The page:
Centene operates local health plans and provides a range of health insurance products. It also partners with other healthcare and commercial groups to offer specialty services, ranging from behavioral health, dental benefits, life and health, and pharmacy benefits management to care management software, correctional healthcare services, in-home health services, managed vision, specialty pharmacy, and telehealth services.
Headquarters: Louisville, Kentucky
Direct written premiums: $79.6 billion
Market share: 5.90%
Memberships: More than 20 million
States available: Nationwide
Humana’s cultural foundation is aligned with helping members achieve their best health by providing personalized, simplified, whole-person healthcare experiences. Recognizing that each person, family, and community’s healthcare needs continue to evolve, Humana creates innovative solutions and resources to help people live the healthiest lives on their terms – when and where they need it.
6. CVS Health
Headquarters: Woonsocket, Rhode Island
Direct written premiums: $74.3 billion
Market share: 5.51%
Memberships: More than 23 million (medical benefits)
States available: Nationwide
CVS Health is a healthcare innovation company, which aims to help people on their path to better health. It has more than 9,900 retail locations, nearly 1,100 walk-in medical clinics, a pharmacy benefits manager with about 100 million plan members, a diversified healthcare benefits company serving over 23 million medical members, a dedicated senior pharmacy care business serving more than one million patients per year, expanding specialty pharmacy services, and a standalone Medicare Part D prescription drug plan.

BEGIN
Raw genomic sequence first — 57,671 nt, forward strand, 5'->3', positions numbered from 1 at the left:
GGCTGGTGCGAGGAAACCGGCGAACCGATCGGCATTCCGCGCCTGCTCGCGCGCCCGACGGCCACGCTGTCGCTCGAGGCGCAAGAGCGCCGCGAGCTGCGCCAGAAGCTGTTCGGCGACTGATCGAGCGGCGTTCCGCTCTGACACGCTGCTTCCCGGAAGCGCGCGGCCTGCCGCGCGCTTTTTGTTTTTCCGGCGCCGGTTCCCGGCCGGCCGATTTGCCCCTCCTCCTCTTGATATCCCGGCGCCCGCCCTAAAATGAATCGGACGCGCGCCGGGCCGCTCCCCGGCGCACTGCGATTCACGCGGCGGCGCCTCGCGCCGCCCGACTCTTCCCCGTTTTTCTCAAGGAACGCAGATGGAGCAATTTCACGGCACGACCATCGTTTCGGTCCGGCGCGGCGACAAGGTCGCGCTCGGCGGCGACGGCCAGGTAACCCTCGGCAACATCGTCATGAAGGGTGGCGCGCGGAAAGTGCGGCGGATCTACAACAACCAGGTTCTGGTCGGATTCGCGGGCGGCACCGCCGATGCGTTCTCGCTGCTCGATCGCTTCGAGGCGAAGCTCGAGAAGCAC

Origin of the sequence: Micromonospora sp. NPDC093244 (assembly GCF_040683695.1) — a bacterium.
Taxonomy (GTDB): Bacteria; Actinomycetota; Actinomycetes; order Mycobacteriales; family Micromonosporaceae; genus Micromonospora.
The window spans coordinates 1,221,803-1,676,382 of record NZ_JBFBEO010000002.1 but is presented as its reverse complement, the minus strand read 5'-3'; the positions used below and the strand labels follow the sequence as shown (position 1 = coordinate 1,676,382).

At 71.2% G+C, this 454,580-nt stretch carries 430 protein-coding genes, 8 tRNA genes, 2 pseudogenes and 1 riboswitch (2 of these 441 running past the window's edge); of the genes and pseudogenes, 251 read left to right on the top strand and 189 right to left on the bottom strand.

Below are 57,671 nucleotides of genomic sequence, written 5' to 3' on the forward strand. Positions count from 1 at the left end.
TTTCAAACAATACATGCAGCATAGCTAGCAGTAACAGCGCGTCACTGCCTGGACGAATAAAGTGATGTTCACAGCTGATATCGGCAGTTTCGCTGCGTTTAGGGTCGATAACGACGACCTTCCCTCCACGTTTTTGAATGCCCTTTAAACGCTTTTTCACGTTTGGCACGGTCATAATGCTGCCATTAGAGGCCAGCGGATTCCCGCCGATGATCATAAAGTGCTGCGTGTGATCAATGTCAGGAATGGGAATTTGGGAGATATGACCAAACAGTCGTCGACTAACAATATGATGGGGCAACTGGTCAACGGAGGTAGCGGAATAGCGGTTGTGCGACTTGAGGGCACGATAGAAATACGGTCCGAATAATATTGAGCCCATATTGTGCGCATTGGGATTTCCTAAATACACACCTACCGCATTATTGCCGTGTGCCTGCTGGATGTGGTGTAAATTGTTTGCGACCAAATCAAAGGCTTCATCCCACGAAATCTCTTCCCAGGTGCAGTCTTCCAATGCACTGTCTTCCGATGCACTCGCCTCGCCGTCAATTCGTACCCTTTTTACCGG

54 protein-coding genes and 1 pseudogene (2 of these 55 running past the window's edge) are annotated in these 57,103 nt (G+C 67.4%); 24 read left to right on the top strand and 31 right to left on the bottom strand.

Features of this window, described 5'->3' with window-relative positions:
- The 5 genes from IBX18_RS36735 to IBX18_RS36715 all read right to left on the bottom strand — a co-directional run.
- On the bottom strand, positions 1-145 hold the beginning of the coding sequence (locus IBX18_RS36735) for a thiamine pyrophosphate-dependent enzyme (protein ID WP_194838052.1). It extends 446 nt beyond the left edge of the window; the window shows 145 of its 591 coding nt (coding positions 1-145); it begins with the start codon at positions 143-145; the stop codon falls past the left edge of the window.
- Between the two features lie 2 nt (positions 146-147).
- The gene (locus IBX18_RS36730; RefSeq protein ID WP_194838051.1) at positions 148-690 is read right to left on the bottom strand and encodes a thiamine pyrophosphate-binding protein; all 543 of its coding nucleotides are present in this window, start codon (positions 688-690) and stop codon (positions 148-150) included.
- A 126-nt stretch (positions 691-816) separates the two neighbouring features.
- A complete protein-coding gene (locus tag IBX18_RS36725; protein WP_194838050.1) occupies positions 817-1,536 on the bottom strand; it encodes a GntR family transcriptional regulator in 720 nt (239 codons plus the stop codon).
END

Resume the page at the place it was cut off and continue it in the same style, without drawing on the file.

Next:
Headquarters: Chicago, Illinois
Direct written premiums: $46.5 billion
Market share: 3.44%
Memberships: About 17 million
States available: Illinois, Montana, New Mexico, Oklahoma, Texas
Health Care Service Corporation (HCSC), a mutual legal reserve company, is the largest customer-owned healthcare insurance company in the US. The company offers a wide variety of life and health insurance products and related services through its affiliates and subsidiaries, including Dearborn Group, Dental Network of America, HCSC Insurance Service Company, Medecision, Availity, Prime Therapeutics, and TriWest Healthcare Alliance.
Headquarters: Bloomfield, Connecticut
Direct written premiums: $34.1 billion
Market share: 2.53%
Memberships: More than 17 million
States available: Arizona, Colorado, Florida, Illinois, Kansas, Missouri, North Carolina, Tennessee, Utah, Virginia
Cigna’s insurance plans and products include healthcare insurance for individuals and families, dental insurance plans, Medicare plans, Medicare supplemental plans, other supplemental insurance, and international health insurance.
9. Molina Healthcare
Headquarters: Long Beach, California
Direct written premiums: $26.5 billion
Market share: 1.97%
Memberships: About four million
States available: Arizona, California, Florida, Idaho, Illinois, Kentucky, Massachusetts, Michigan, Mississippi, Ohio, Nevada, New Mexico, New York, South Carolina, Texas, Utah, Virginia, Washington, Wisconsin
Molina Healthcare, a Fortune 500 company, exclusively focuses on government-sponsored healthcare programs for qualified individuals and families. The company partners with state governments and serves as a health plan providing a wide range of quality healthcare services to individuals and families. It also offers a Medicare product and has been selected in many states to join in dual demonstration projects to manage the care for those eligible for Medicaid and Medicare.
10. Independence Health Group
Headquarters: Philadelphia, Pennsylvania
Direct written premiums: $22.8 billion
Market share: 1.69%
Memberships: More than eight million
States available: Southeastern Pennsylvania, 27 states through affiliates
Independence Health Group, along with its subsidiaries, serves clients in 27 states and the District of Columbia. A quarter of its customer network is based in southeastern Pennsylvania. The company serves various employer groups, from SMEs to national corporations. Among the services the insurer offers are commercial, Medicare and Medicaid coverage, pharmacy benefits management, workers’ compensation, and third-party benefits administration. The company is an independent licensee of the Blue Cross and Blue Shield Association.